Family Law Hub

Who pays for the expert? - JG v The Lord Chancellor

Chris Butterfield, from 29 Bedford Row, discusses the impact of JG v The Lord Chancellor and Others [2014] EWCA Civ 656 in which the question of the funding of an expert in private children law proceedings was considered.

  • 1. In JG v The Lord Chancellor and Others [2014] EWCA Civ 656, the Court of Appeal has considered the question of the funding of an expert in private law children case where both parents represented themselves and could not afford to pay the experts' fees. This scenario is increasingly common given the abolition of legal aid for most private law children cases. The case was previously reported at first instance as JG (A Child) v Legal Services Commission and Others [2013] 2 FLR 1174.

    The facts of the case

    2. This was a protracted residence dispute concerning a 10 year old child in which both parents represented themselves. Two years into the proceedings the court joined the child as a party, represented by a children's guardian who had the benefit of a legal aid certificate. The children's guardian invited the court to permit the instruction of a psychotherapist to prepare a report on the family. The district judge granted permission and ordered that the parties should jointly instruct the psychotherapist, that the guardian's solicitor was to take the lead and that the cost of the report was to be funded entirely by the child's legal aid certificate. The Legal Services Commission (as it then was) refused to pay more than a third of the costs and argued that the costs should have been split equally between the parties. The parents could not afford to pay.  

    3. The children's guardian applied for judicial review of the LSC's decision not to pay the entire cost of the expert. The Law Society and the Lord Chancellor both intervened. The matter came before Ryder J at first instance and he refused the application for judicial review. The children's guardian appealed.   

    The appeal – "the general question"

    4. The Court of Appeal considered not only the specific facts of this case, but also the general question of what the court and the Legal Aid Agency may do when a child who is a party to private law proceedings has the benefit of public funding and the court considered that expert evidence is necessary but the other parties are unable to pay the fees and expenses of that expert evidence. Although Black LJ expressed considerable unease that judicial review proceedings were used to consider this general question in the abstract, she nevertheless went on to consider the question is some detail. 

    Whose expert is it?

    5. Black LJ considered in some detail when an expert was a single joint expert and when an expert was genuinely the sole expert of the child. She noted that rule 25.11(1) of the Family Procedure Rules provides that a court may direct the instruction of a single joint expert "where two or more parties wish to put expert evidence before the court on a particular issue." She concluded that the power in rule 25.11 does not extend to forcing a party who was not seeking to instruct an expert himself to join in the instruction of an expert that another party has invited the court to approve.  

    6. The question of whether an expert is a single joint expert or an expert of one of the parties is fact sensitive and has to be considered on a case by case basis. In this case, neither parent had raised the possibility of an expert prior to the involvement of the children's guardian. The idea for the expert came from the guardian, who prepared the draft letter of instruction. Black LJ held that on these facts the correct starting point was that the expert's report was genuinely sought by the child alone. She considered that the involvement of the parents in the instruction of the expert (by having the letter of instructing and CV served on them) did not turn the expert into a single joint expert. Even where the parents are required by the court to be involved in the selection of the expert, that would not necessarily mean that it was a single joint instruction. Neither would putting questions to the other party's expert necessarily be sufficient to convert the expert into a single joint expert. Black LJ concluded that it would not be infrequent that an application by a child for permission to instruct an expert would genuinely be for an expert on behalf of the child alone rather than a single joint expert, notwithstanding that the other parties have some input into the process of approval by the court. Where an expert was solely the child's expert the child's public funding certificate should usually bear the whole cost.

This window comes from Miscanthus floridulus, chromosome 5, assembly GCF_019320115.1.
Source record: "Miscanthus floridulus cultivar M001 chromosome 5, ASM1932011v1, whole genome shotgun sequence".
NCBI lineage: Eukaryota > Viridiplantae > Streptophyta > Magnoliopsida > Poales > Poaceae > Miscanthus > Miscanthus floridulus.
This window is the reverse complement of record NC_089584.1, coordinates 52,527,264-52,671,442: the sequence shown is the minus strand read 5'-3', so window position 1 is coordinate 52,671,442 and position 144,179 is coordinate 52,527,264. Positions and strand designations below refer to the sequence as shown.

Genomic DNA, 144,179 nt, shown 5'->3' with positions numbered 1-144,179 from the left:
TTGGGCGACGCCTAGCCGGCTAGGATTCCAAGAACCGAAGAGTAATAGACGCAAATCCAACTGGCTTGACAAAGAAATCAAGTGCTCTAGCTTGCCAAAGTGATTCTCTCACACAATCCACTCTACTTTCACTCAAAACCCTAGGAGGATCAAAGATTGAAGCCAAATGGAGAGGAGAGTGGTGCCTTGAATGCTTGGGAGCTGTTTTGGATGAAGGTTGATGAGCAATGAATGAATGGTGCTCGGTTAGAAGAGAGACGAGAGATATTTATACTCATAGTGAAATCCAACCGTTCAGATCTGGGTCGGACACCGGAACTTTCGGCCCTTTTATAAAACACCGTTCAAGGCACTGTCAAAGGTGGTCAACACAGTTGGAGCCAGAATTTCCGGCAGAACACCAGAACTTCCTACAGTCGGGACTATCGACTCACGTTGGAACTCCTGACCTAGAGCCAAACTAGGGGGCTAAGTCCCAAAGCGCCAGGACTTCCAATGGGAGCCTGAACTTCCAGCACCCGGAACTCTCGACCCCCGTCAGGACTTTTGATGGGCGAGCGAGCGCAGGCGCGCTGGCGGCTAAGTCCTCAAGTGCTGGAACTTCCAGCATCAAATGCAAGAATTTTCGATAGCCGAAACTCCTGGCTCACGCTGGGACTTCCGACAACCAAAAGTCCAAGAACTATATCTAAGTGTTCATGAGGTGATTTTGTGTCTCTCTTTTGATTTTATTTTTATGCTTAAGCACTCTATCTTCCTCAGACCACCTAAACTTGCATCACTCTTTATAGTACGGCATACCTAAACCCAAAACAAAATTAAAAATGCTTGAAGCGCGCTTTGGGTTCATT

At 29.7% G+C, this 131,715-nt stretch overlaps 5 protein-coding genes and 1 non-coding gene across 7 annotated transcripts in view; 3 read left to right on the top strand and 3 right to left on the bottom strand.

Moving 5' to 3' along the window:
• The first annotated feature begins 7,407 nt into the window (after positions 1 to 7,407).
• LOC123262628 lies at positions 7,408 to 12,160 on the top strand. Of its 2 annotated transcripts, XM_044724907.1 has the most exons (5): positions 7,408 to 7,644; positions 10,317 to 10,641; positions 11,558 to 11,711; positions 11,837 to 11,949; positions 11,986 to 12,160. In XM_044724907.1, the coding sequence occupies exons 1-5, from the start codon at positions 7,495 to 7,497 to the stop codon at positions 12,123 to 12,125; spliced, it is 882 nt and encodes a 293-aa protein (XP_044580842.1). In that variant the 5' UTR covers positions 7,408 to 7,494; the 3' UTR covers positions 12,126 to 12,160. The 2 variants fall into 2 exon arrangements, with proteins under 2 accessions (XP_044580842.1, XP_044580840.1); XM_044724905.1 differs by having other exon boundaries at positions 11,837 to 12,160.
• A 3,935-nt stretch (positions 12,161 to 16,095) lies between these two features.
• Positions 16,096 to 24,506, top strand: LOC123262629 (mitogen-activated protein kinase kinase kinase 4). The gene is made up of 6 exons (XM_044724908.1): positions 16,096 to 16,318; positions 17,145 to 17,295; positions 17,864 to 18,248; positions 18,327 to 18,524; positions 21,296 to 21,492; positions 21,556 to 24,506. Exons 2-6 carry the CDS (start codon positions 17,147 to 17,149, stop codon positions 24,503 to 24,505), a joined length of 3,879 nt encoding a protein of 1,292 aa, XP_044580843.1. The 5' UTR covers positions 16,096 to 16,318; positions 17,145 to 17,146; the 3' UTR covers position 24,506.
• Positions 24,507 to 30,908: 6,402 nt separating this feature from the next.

7. In this case the instruction of the expert had not been a joint enterprise of all the parties and the costs order was not a device to overcome the parents' inability to contribute to the expert's fees. The essential question was who was seeking the instruction of the expert and in this case it was the children's guardian alone. So it was right that the children's public funding certificate should pay the whole of the cost. This was sufficient to determine the appeal. However, Black LJ went on to consider what the court could do if the expert was in fact a single joint expert but the parents were unable to pay.

    Who pays if the expert is a single joint expert?

    8. Black LJ then went on to consider the situation where the expert was not solely the child's expert. The Lord Chancellor argued that in most circumstances section 22(4) of the Access to Justice Act 1999 prevented the court from doing anything other than ordering an equal apportionment of the costs. Section 22(4) provides:

    Except as expressly provided by the Regulations, any rights conferred by or by virtue of this Part on an individual for whom services are funded by the Commission as part of the Community Legal Service or Criminal Defence Service in relation to any proceedings shall not affect –